This year I will be participating in ALC for the 22nd time. I will be riding in honor of my mom who passed away last year.
The first time I did the ride in 1998, I couldn’t even tell my family. I just moved to the Bay Area and I wasn’t out. I was afraid that if I told my family, they would assume I was gay and that I had AIDS and that I was dying.
On the ride, I met parents who had lost their sons to HIV and they were doing the ride to honor their kids. I met parents who were riding with their hiv positive son. Meeting supportive families gave me the courage to come out to my family.
After the ride, I came out to my sister in law and I told her to tell the rest of my siblings. I’m the youngest of 10 kids and we were raised catholic. All my siblings felt that I shouldn’t tell our mom because she wouldn’t be able to take it.
When I finally did tell my mom, she didn’t take it very well. She told me that I needed to go to church and talk to a priest and confess all my sins, that I needed to try harder and that I needed to find the right woman. I had an answer for all those comments. But when she told me she didn’t think she could ever be proud of me, I was gutted. That comment ended the conversation.
We never really talked about it again.
The following year, I did 2 rides. The California ride and the Minneapolis to Chicago ride. To my surprise, my family came to closing ceremonies in Chicago. At the end of the ride, my friends and I were celebrating. As I hugged and kissed this guy friend, I looked out at the crowd and I see my mom and family standing there. My mom was expressionless. My heart started pounding. I didn’t know what she would say. We haven’t talked about me being gay since I came out to her and now she just saw me kissing some guys.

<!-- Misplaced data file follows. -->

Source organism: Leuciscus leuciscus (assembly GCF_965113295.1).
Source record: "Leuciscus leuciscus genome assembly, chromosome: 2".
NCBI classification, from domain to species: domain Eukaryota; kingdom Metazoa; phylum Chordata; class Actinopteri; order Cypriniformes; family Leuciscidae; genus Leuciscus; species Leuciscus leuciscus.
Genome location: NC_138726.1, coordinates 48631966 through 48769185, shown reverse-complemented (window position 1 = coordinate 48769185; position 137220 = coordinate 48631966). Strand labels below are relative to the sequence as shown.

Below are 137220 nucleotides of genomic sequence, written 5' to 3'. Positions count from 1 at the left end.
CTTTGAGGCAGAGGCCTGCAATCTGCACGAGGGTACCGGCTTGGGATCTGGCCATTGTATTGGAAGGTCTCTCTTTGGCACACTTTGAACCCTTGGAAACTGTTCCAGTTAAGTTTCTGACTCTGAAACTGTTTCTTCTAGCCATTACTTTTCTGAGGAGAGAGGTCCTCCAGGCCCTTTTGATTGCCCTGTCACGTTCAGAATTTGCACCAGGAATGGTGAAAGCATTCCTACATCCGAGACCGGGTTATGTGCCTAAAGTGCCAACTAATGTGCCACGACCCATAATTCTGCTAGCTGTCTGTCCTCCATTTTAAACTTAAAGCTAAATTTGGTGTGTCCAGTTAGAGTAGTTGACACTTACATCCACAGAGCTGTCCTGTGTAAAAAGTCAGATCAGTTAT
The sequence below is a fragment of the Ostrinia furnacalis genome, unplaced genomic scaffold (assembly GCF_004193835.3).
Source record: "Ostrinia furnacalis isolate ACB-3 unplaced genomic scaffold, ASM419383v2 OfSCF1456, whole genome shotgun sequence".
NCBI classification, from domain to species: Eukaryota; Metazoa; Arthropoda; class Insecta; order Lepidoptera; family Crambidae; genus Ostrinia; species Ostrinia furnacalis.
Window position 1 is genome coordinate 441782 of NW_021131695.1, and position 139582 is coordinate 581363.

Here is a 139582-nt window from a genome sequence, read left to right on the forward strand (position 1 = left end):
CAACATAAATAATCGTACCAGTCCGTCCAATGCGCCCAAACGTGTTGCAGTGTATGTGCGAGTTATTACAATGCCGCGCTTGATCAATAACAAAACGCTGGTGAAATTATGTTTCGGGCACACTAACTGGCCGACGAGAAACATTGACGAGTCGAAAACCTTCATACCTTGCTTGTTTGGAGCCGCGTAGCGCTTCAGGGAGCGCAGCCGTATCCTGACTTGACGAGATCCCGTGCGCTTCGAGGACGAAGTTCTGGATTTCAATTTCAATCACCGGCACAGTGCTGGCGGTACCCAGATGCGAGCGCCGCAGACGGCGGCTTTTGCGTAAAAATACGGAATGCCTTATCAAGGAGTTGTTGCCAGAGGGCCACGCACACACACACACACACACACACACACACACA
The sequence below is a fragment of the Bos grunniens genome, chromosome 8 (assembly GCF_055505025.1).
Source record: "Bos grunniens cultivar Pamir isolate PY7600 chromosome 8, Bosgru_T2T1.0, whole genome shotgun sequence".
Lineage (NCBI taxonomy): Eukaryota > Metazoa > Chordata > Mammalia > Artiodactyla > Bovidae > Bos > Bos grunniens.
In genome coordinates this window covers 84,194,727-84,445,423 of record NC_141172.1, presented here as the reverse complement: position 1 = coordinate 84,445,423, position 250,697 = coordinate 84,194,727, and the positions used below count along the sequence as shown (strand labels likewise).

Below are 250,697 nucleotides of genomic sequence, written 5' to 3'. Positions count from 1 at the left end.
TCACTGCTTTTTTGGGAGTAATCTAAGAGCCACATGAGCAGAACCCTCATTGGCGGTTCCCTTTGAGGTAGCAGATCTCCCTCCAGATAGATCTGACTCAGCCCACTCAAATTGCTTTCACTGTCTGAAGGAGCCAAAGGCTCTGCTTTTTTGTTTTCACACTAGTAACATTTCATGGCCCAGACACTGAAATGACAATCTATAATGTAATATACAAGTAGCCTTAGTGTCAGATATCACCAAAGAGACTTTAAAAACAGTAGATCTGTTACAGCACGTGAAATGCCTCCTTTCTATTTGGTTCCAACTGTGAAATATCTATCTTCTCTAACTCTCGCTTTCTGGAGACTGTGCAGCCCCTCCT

As I started walking to her, I was trying to figure out in my head what I would say to her. As I got close and before I was able to say anything, she reached out, gave me the biggest hug she’s ever given me, she doesn’t let go and when she finally does, she grabs and holds my hand while my other family members congratulated me. Even though she never said it, I knew she was proud of me. The following year in 2000 I did 5 rides across the country and in 2001 I did two rides. That year she gave me a hard time and asked why did I only do 2 rides?!?!
My mom knew that I continued to do the ride. But I never really told her to what extent. She didn’t know that I have inspired over 100 people to do the ride. That through the two teams that I have started, I have helped raise over 4 million dollar for the San Francisco AIDS Foundation. She didn’t know that I have served on two non profit boards and that I am currently on the Board of the San Francisco AIDS Foundation.
Over the last 6 years, my mom knew that I travelled a lot. What she didn’t know was that part of the reason I travelled was to raise awareness regarding HIV. There are people around the world that I have shared my HIV status with but the one person that never knew was my mom.
So this year, I am coming back and riding to honor her. My mom taught me how to be kind. How to take care of others. I just wish I had the courage to tell her that I did all of this non profit work to make her proud.
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